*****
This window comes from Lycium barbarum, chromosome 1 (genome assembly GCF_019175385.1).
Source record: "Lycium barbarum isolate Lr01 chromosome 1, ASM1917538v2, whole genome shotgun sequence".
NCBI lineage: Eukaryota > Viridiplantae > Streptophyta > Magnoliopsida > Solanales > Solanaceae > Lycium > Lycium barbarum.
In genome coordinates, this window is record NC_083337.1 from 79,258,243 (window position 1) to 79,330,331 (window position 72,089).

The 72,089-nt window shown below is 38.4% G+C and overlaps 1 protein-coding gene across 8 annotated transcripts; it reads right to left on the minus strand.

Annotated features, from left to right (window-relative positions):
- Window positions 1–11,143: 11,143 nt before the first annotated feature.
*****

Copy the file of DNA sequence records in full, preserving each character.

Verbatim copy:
This window comes from Lycium barbarum, chromosome 1 (genome assembly GCF_019175385.1).
Source record: "Lycium barbarum isolate Lr01 chromosome 1, ASM1917538v2, whole genome shotgun sequence".
NCBI lineage: Eukaryota > Viridiplantae > Streptophyta > Magnoliopsida > Solanales > Solanaceae > Lycium > Lycium barbarum.
In genome coordinates, this window is record NC_083337.1 from 79,258,243 (window position 1) to 79,330,331 (window position 72,089).

The 72,089-nt window shown below is 38.4% G+C and overlaps 1 protein-coding gene across 8 annotated transcripts; it reads right to left on the minus strand.

Annotated features, from left to right (window-relative positions):
- Window positions 1–11,143: 11,143 nt before the first annotated feature.